posted by Pollomacho at 5:40 AM on January 15, 2009 [15 favorites]

Now this, nickysyke, this is a good post. Some of those fans are exquisite. I have wondered before why in our hyper-fashion-accessory society that burns through trends that fans have not made a big resurgence. They can be so stylish, and they are fun. I guess people can't get beyond the powdered wig view of them. Although, I do admit that in the Morbid Outlook, I was surprised at the thought of Goth culture and fans. But I guess it makes sense.
posted by dios at 6:33 AM on January 15, 2009

When I was young I collected souvenier fans. I thought they were pretty and interesting and as a bonus could fan you cool while sitting in a hot car in traffic. Of course most of them were plastic and had nasty souvenier trap site pictures on them, but I was a kid. And some really were pretty.

I've lost most of them, the really tacky plasticky ones. But I have a few pretty cloth ones still, and a couple of paper ones.

I should start carrying them around and using them. But not right now. Its too cold for a fan right now.
posted by sandraregina at 7:38 AM on January 15, 2009

I am familiar with only the simplest bits of the secret language of fans but I like to carry one with me everyday in the summer. Waiting on a sweltering subway platform is eased considerably by the gentle waving of a fan. I carry a handkerchief too, to wipe my dewy brow. I always see other people eyeing me surreptiously with what I like to think is envy but is more likely amusement.
posted by nikitabot at 7:48 AM on January 15, 2009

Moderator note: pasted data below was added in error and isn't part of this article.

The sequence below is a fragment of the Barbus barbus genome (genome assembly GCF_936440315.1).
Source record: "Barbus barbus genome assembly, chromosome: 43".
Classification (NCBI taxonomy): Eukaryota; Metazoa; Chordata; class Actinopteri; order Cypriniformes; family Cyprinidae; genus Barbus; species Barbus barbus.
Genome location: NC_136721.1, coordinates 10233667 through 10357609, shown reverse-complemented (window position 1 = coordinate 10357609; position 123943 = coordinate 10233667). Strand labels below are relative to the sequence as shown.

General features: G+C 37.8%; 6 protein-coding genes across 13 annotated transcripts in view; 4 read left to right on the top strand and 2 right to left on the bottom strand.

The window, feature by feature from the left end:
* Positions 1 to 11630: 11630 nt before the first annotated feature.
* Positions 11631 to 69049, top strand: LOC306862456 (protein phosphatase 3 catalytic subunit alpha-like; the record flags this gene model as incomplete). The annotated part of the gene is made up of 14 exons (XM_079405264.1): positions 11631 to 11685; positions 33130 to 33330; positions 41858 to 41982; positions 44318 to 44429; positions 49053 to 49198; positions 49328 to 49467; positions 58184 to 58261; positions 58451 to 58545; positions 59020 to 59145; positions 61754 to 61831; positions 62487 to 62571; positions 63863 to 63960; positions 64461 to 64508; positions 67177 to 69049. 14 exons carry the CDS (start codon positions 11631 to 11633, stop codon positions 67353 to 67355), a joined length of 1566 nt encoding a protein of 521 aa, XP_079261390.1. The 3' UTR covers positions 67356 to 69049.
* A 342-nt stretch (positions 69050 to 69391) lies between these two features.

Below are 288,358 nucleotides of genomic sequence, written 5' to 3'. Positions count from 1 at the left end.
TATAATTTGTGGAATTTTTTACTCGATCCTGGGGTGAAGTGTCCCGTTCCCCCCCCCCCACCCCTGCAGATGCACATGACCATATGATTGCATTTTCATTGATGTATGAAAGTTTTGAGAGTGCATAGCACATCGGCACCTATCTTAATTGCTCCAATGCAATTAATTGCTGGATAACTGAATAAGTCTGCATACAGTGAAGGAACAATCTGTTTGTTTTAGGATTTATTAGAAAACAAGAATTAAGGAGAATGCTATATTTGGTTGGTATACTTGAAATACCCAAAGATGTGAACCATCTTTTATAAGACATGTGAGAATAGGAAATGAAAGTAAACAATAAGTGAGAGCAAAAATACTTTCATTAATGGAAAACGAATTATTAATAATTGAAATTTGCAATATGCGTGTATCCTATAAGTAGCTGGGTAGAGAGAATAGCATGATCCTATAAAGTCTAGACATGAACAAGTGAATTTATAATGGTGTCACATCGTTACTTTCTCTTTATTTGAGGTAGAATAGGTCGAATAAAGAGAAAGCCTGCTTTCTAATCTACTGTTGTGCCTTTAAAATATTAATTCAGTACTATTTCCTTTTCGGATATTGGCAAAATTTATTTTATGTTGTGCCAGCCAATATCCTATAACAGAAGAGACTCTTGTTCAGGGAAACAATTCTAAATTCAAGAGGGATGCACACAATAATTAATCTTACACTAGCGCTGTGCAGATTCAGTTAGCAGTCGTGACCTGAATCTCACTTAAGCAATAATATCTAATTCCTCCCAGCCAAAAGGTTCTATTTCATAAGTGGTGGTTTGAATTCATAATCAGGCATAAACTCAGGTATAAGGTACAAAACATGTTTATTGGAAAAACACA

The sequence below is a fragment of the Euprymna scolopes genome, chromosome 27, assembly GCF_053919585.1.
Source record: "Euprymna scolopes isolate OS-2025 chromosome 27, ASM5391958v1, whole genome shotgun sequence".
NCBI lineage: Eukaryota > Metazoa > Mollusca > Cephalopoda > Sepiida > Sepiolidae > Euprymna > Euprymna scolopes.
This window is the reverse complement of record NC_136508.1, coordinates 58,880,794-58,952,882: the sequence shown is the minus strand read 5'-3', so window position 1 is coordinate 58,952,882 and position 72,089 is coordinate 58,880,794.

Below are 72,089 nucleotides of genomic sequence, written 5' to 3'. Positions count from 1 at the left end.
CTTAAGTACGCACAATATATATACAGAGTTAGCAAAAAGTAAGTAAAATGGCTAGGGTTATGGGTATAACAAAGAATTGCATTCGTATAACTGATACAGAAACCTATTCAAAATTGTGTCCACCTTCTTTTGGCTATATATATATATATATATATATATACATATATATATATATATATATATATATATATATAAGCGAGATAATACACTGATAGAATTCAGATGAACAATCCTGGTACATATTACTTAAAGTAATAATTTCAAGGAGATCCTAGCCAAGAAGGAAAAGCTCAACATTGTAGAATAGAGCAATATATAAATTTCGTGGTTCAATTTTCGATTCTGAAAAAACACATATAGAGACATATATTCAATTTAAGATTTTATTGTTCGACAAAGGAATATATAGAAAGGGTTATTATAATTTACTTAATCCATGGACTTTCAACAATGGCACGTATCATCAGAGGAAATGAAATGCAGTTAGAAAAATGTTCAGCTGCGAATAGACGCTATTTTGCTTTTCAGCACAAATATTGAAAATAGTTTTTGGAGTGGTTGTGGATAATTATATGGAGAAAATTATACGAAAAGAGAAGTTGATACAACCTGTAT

Fans really need to make a comeback. A lady is never more elegant than when slowly fanning herself or snapping a fan shut as punctuation.

Atrocity Fans

The language of fans was related to the language of flowers in sending dah skret messages.

"That fool! I sent him an array of York and Lancaster Roses! Why does he still think I like him? I'll show him! I present my Nosegay UPSIDE DOWN! ha ha!"
posted by The Whelk at 9:05 AM on January 15, 2009 [1 favorite]

Keen! As an odd tangent, the language of handkerchiefs (in the gay community), and (possible) meanings for handkerchiefs in dreams.

I thought there was more "kerchief language," but finding it via google is a bit tricky. I think, like fans, kerchief symbolism is mostly an antiquity.
posted by filthy light thief at 9:14 AM on January 15, 2009 [1 favorite]

Pollomacho, a fascinating, marvelous comment, flagged as such. Boy, you had a Truman Capote childhood. Do you have a blog with photos of those elderly ladies and you as a child-heathen? Is there a movie out about your life I haven't seen yet? Thanks for adorning my thread with such charm. *flicks and flutters

filthy light thief, re the language of handkerchiefs. Just when I think I'm a grown-up and pretty blasé, there's always some info that makes me go yikes.
posted by nickyskye at 9:46 AM on January 15, 2009

A year or 3 ago, a friend of mine laughed at the handkerchief choice of a rockabilly kid, saying that he should be careful with that color or position. My friend wouldn't elaborate, and I didn't know the phrasing of kerchief language until I found that first link today. Anyway, I'm glad to pass my knowledge of the less mundane aspects of the world along.
posted by filthy light thief at 12:02 PM on January 15, 2009

...and then there is Fannie May
posted by Postroad at 1:59 PM on January 15, 2009